Retired High Court Judge, John Zwibili Mosojane put a smile on Letsholathebe Primary School football and netball teams last Wednesday.
The two sports teams each received two pairs of playing kit, complete with socks.
Considered one of the best legal brains the country has ever produced, Mosojane, who has also adopted the school’s 140 kids and nine teaching staff, said it was imperative that, as someone who once walked the dusty roads of Letsholathebe village, he should give back to the community that raised him.
“I’m giving back exactly what this community gave to me,” said Mosojane simply.
The former lawyer turned farmer further urged the Letsholathebe community to be champions of charity work to cultivate the spirit of giving.
“As a resident, it doesn’t matter what you do; it doesn’t have to be big, just do something,” he stressed.
The former Judge further encouraged kids to always remember their routes, wherever they eventually end up in life.
“It is from this small village that the country now has professors and doctors. With this gesture I want to see the next Nijel Amos, Ndiyapo Letsholathebe and Amantle Monthso,” he said.
A known football fan, Mosojane said he chose Brazilian colours for the boys football team because they are associated with success.
Mosojane’s gesture extended beyond the playing fields, as the former attorney also donated office equipment, including computers, to the school.
Speaking at the handing over ceremony, the school’s delighted Head, Kemoneilwe Majoko said the computers would provide students with a basic understanding of IT, while the playing kits will give the school teams a competitive edge.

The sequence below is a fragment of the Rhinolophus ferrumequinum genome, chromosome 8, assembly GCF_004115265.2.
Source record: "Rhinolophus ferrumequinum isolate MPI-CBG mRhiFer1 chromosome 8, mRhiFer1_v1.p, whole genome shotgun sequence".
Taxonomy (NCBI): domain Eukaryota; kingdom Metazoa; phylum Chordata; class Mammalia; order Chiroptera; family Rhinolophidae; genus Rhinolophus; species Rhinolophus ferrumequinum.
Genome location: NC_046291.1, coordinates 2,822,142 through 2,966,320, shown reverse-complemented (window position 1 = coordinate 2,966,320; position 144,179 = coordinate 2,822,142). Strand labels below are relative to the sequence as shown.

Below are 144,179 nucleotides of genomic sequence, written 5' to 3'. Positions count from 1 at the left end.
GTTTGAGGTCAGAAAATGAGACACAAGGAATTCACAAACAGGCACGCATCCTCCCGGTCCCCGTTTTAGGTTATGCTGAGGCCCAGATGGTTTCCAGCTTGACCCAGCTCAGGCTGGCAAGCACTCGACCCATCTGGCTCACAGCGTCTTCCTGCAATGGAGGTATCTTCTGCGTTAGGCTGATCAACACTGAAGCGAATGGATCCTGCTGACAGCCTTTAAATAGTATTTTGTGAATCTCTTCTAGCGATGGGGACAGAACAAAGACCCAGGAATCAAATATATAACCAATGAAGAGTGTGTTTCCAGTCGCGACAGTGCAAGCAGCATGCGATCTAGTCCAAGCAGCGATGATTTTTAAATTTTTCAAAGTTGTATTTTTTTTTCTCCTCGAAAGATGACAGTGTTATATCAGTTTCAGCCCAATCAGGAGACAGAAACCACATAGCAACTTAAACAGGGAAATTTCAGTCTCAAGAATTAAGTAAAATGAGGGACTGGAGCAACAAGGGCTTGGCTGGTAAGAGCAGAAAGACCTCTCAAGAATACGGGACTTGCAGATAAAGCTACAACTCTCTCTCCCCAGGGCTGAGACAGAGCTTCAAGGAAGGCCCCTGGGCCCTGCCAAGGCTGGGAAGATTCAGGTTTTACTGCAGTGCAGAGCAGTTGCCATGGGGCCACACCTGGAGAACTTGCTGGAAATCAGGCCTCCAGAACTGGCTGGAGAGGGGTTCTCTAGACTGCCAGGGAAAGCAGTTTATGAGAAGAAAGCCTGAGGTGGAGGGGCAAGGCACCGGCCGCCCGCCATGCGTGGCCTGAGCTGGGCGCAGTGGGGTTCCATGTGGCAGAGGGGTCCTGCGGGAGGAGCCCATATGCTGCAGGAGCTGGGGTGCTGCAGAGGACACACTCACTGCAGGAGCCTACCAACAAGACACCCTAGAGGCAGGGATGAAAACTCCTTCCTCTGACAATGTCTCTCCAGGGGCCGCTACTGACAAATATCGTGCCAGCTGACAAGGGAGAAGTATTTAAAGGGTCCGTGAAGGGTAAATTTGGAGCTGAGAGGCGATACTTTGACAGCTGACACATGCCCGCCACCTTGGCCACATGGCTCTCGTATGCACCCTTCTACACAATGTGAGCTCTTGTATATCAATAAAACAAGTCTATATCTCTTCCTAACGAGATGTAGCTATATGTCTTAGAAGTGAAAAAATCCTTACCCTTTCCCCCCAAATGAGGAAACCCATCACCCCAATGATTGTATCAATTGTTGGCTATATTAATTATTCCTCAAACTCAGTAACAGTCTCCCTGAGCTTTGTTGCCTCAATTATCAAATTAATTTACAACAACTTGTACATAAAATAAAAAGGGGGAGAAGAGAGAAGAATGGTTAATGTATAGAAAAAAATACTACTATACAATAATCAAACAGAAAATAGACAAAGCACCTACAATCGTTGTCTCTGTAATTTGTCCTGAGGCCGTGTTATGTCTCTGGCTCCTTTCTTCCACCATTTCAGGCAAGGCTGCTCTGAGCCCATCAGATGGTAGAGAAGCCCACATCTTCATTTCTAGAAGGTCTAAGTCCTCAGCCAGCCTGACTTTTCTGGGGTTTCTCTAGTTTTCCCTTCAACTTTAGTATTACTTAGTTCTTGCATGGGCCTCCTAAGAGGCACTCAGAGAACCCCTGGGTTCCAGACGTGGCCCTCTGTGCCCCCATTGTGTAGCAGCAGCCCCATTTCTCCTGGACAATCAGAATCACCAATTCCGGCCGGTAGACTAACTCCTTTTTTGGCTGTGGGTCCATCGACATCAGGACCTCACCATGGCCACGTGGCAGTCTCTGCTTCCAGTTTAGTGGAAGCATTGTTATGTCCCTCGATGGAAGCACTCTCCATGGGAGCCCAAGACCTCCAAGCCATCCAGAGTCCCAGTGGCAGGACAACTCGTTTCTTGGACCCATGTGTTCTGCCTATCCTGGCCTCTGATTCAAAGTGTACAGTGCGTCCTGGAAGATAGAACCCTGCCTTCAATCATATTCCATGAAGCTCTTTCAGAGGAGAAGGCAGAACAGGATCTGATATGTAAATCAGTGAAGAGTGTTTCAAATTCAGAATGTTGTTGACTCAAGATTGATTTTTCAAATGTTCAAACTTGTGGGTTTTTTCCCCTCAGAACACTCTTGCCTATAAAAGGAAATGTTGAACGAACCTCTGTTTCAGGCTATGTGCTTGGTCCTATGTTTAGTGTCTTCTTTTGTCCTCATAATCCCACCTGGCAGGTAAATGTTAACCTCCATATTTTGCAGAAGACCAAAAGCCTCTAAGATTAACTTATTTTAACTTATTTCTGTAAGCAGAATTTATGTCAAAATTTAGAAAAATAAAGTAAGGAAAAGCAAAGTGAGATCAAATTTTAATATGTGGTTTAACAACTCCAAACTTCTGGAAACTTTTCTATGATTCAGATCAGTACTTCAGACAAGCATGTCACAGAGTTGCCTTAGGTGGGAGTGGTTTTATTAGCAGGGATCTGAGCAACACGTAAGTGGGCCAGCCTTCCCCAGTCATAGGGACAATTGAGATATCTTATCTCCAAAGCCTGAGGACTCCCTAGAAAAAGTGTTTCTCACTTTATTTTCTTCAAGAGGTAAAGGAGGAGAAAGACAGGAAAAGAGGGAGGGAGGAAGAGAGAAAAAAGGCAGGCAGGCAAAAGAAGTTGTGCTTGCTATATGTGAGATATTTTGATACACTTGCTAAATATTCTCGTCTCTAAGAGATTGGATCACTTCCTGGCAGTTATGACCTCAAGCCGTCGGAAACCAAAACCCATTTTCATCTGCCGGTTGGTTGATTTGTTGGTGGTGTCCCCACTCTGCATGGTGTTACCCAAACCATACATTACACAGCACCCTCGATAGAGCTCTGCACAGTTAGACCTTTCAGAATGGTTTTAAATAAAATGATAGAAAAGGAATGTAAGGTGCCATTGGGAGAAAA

The Deputy School Head, Dimakatso Budani revealed that Mosojane was a media shy individual who never wants such gestures to get publicity.
“We ambushed him because he has done so much for this school,” she laughed.
According to Budani, Mosojane recently donated school uniform to all of the school’s 140 pupils, with each child going home with four pairs of school uniform, including tracksuits.
“He became concerned in 2013 when the school did badly. He was deeply hurt by our poor results and believed sports and teaching aids would help revive the school’s fortunes,” she explained.
North East Chief Education Officer, Angel Matlhape applauded Mosojane for his selflessness. She stressed that the ‘Adopt a School’ programme was not a preserve for the rich but for all members of the community who want to have an input in raising responsible children.
“But just like Mr Mosojane, the left hand should never see what the right hand is doing,” she said in conclusion.